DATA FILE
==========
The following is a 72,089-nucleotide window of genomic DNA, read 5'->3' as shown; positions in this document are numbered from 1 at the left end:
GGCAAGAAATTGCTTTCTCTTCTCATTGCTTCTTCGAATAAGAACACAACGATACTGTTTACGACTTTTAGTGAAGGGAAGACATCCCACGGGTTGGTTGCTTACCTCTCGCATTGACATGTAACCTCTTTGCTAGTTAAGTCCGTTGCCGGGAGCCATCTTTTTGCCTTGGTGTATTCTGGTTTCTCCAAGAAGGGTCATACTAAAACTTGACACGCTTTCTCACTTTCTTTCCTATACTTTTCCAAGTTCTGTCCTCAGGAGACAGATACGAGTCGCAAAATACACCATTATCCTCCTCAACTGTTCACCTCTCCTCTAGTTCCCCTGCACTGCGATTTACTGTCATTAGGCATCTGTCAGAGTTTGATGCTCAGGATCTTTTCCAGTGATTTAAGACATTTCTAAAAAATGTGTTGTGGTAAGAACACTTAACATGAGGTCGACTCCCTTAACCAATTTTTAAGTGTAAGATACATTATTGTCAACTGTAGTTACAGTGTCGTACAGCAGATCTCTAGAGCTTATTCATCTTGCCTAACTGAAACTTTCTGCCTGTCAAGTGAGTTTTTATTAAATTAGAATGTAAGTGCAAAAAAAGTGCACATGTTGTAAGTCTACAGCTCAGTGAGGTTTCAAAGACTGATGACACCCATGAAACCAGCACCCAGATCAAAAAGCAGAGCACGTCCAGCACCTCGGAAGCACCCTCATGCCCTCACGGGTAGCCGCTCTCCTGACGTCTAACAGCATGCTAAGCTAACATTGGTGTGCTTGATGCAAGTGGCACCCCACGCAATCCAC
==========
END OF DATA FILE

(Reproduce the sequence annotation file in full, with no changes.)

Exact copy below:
The following is a 72,089-nucleotide window of genomic DNA, read 5'->3' as shown; positions in this document are numbered from 1 at the left end:
GGCAAGAAATTGCTTTCTCTTCTCATTGCTTCTTCGAATAAGAACACAACGATACTGTTTACGACTTTTAGTGAAGGGAAGACATCCCACGGGTTGGTTGCTTACCTCTCGCATTGACATGTAACCTCTTTGCTAGTTAAGTCCGTTGCCGGGAGCCATCTTTTTGCCTTGGTGTATTCTGGTTTCTCCAAGAAGGGTCATACTAAAACTTGACACGCTTTCTCACTTTCTTTCCTATACTTTTCCAAGTTCTGTCCTCAGGAGACAGATACGAGTCGCAAAATACACCATTATCCTCCTCAACTGTTCACCTCTCCTCTAGTTCCCCTGCACTGCGATTTACTGTCATTAGGCATCTGTCAGAGTTTGATGCTCAGGATCTTTTCCAGTGATTTAAGACATTTCTAAAAAATGTGTTGTGGTAAGAACACTTAACATGAGGTCGACTCCCTTAACCAATTTTTAAGTGTAAGATACATTATTGTCAACTGTAGTTACAGTGTCGTACAGCAGATCTCTAGAGCTTATTCATCTTGCCTAACTGAAACTTTCTGCCTGTCAAGTGAGTTTTTATTAAATTAGAATGTAAGTGCAAAAAAAGTGCACATGTTGTAAGTCTACAGCTCAGTGAGGTTTCAAAGACTGATGACACCCATGAAACCAGCACCCAGATCAAAAAGCAGAGCACGTCCAGCACCTCGGAAGCACCCTCATGCCCTCACGGGTAGCCGCTCTCCTGACGTCTAACAGCATGCTAAGCTAACATTGGTGTGCTTGATGCAAGTGGCACCCCACGCAATCCAC